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3. Where any agreement is made, upon consideration of marriage.
4. Where any contract or sale is made of lands, tenements or hereditaments, or any interest therein.
5. Where there is any agreement that is not to be performed within a year from the making thereof.
In all these cases a mere verbal assumpsit is void. IMPLIED CONTRACTS.
Defined. These are such, as reason and justice dictate, and which therefore the law presumes that every man has contracted to perform, and upon this presumption, makes him answerable to such persons as suffer by his non-performance.
First. Implied by the fundamental constitution of government.
Obligation as a Citizen. Every man is this case is a contracting party. Thus every one is bound, and has virtually agreed to pay, such particular sums of money as are charged on him by the sentence, or assessed by the interpretation of the law. It is a part of the original contract, entered into by all mankind, who partake of the benefits of society, to submit in all points to the municipal constitutions and local ordinances of that state, of which each individual is a member. Whatever, therefore, the laws order any one to pay, becomes instantly a debt, which he has beforehand contracted to discharge.
Former Recovery. It is an implied agreement, that gives the plaintiff a right to institute a second action, founded merely on the general contract, in order to recover such damages or sum of money, as are assessed by the jury and adjudged by the court to be due by defendant to plaintiff in any former action. So if he has once obtained judgment for a certain sum, and neglects to take out execution thereupon, he may afterwards bring an action of debt upon the judgment, and shall not be put upon the proof of the original cause of action, but upon showing the judgment once obtained, still in full force and unsatisfied, the law immediately implies, that by the original contract of society, the defendant has contracted a debt, and is bound to pay it. Since the disuse of real actions, actions of debt upon judgments in personal suits are seldom brought, as the costs are thereby doubled, owing to there being two suits.
Corporation Rules. Under an implied original contract to submit to the rules of a community, whereof we are members, a forfeiture imposed by the by-laws and private ordinances of a corporation upon any that belong to the body immediately creates a debt in the eye of the law, and such forfeiture unpaid works an injury to the party entitled to receive it, for which the remedy is by an action of debt.
Penal Statutes. The same rule may be applied to penal statutes, whereby forfeiture is inflicted for transgressing the provisions of an act. The party offending is bound by the fundamental contract of society to obey the directions of the legislature, and pay the forfeiture to such persons, as the law requires. The application of the forfeiture is either to the party aggrieved, or else to any of the king's subjects in general.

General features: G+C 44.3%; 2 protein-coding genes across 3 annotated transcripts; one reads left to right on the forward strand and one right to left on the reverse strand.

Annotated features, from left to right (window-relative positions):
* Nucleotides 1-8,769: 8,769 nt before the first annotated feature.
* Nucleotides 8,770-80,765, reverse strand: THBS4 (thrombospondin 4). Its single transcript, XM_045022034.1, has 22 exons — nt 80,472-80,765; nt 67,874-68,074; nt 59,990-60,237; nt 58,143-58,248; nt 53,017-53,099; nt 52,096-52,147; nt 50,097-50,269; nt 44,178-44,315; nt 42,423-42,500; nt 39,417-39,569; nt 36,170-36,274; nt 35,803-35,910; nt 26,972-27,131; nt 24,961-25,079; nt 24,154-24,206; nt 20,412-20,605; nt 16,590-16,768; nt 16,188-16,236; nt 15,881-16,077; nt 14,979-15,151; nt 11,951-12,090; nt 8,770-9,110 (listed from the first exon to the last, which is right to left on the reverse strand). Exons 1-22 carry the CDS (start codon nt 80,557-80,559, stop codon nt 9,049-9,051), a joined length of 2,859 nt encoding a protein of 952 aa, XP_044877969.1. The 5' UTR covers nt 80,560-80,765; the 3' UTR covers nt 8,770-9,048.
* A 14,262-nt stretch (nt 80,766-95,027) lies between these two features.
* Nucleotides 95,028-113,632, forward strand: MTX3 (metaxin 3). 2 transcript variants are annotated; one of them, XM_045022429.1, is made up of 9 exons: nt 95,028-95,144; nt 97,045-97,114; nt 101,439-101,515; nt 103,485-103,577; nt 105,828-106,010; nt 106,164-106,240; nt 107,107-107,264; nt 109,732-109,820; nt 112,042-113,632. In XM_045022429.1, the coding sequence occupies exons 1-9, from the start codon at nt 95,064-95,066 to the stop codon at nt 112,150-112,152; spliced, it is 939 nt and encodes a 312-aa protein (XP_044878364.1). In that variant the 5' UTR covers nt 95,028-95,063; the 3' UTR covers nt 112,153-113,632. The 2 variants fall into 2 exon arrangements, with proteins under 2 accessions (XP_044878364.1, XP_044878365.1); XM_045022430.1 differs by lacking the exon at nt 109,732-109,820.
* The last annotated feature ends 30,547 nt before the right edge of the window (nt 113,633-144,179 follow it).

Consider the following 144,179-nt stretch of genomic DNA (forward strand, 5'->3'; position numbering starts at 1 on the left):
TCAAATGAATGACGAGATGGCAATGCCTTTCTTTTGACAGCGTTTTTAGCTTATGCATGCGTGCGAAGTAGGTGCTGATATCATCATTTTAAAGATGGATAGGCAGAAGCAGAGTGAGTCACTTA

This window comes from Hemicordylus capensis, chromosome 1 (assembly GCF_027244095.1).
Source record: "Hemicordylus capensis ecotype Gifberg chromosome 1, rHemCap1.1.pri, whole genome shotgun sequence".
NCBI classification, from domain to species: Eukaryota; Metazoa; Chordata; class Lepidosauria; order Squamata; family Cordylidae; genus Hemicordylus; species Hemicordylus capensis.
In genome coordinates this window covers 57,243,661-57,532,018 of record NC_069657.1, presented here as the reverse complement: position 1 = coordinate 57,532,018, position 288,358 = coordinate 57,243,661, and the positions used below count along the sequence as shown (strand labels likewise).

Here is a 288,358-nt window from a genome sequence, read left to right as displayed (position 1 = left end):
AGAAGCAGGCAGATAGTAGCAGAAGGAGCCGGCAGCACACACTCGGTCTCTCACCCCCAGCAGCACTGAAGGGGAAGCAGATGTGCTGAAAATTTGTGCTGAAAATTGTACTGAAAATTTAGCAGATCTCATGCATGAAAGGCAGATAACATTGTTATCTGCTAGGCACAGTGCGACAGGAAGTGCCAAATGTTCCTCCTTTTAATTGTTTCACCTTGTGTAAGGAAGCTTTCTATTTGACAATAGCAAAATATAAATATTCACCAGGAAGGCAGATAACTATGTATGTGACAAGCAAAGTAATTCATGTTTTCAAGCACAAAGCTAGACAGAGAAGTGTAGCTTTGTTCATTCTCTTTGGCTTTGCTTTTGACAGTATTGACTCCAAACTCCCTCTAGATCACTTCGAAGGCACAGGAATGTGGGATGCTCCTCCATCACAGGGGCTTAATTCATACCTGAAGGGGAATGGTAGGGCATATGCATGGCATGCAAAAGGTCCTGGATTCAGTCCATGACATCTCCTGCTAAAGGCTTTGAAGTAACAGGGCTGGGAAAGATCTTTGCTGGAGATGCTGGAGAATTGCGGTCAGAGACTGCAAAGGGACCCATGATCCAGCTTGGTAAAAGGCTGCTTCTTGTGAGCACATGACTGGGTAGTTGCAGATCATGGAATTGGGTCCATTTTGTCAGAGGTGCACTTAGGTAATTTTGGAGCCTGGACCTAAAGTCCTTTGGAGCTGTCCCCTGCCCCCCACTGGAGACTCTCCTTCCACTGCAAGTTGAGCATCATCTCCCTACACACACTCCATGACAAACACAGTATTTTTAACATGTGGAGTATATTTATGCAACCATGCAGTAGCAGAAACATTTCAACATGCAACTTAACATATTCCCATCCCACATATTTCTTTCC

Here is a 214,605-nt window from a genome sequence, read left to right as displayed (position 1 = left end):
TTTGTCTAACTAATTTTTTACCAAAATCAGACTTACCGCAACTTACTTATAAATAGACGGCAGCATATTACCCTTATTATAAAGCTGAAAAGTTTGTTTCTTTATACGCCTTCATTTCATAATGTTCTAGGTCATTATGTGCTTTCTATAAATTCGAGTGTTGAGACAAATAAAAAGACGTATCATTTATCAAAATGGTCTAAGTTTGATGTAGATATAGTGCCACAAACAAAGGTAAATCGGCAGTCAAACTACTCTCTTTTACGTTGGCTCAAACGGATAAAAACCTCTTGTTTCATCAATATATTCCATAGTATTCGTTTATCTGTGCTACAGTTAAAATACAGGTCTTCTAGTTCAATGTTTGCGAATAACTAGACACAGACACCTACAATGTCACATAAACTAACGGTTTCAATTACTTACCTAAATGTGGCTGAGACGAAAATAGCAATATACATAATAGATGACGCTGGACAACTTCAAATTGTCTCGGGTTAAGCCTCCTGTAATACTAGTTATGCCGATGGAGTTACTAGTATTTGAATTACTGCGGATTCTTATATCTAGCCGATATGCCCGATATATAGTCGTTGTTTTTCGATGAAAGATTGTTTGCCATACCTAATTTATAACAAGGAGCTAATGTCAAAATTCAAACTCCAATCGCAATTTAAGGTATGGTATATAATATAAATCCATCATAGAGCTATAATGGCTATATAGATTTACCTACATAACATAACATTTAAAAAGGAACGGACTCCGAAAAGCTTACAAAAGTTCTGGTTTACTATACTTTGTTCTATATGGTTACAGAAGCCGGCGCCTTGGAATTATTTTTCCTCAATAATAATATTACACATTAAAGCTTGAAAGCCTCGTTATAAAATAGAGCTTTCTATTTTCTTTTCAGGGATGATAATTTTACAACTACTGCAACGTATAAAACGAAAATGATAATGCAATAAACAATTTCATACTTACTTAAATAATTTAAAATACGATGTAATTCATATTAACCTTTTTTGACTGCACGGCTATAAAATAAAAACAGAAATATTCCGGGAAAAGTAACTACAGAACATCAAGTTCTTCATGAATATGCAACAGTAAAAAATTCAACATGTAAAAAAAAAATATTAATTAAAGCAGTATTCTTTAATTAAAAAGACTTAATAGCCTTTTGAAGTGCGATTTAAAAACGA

Forfeitures and Penalties. Usually these forfeitures, created by statute, are given at large to any common informer, or in other words, to any one who will sue for the same. These actions are termed popular actions, because they are given to the people in general."
Qui tam Action. Sometimes one part is given to the king, to the poor or to some public use, and the other part to the informer or prosecutor, and then the suit is called a qui tam action, because it is brought by a person qui tam pro domino rege. If the king commences the suit, he shall have the whole forfeiture. But if any one has begun a qui tam action, no other person can pursue it, and the verdict passed upon the defendant in the first suit is a bar to all others, and conclusive even on the king himself.
Collusive Action. To prevent the friends of the offenders bringing a suit to forestall other actions, the statute enacts, that no recovery, otherwise than by verdict, obtained by collusion in an action popular, shall be a bar to any other action prosecuted bona fide. There was a provision of the Roman law, that if a person was acquitted of any accusation, merely by the prevarication of the accuser, a new prosecution could be commenced against him.
Second. Implied from natural reason and the just construction of law.
What it includes. This contract does not arise from the express determination of any court, or the positive direction of any statute, but from natural reason, and the just and true construction of law. It extends to all presumptive undertakings or assumpsits, which though never perhaps actually made, yet constantly arise from the general implication and intendment of the courts of judicature, that every man has engaged to perform, what his duty or what justice requires.
1 Example. Of the former sort, is the forfeiture inflicted upon the hundred, wherein a manåts robbed, which is meant to compel the hundredors to pursue the felon, for if they take him they stand excused. Otherwise the party robbed is entitled to prosecute them by special action on the case for damages.
1. Quantum Meruit. If a man employs another to transact any business for him, or to perform any work, the law implies that he undertook or assumed to pay him as much as his labor deserved. If not paid, the latter has his remedy by an action on the case upon this implied assumpsit, wherein he may suggest that the party promised to pay him as much as he reasonably deserved, and then aver, that his labor was worth such a particular sum, which the defendant has omitted to pay, But this valuation is submitted to the determination of the jury, who will assess such a sum in damages, as they think he merited. This is called an assumpsit on a quantum meruit.
2. Quantum Valebat. This is similar to the former, being only where one takes goods of a tradesman, without expressly agreeing for the price. The law concludes that both parties did intentionally agree, that the real value of the goods should be paid, and an action on the case may be brought, if the vendee refuse to pay that value.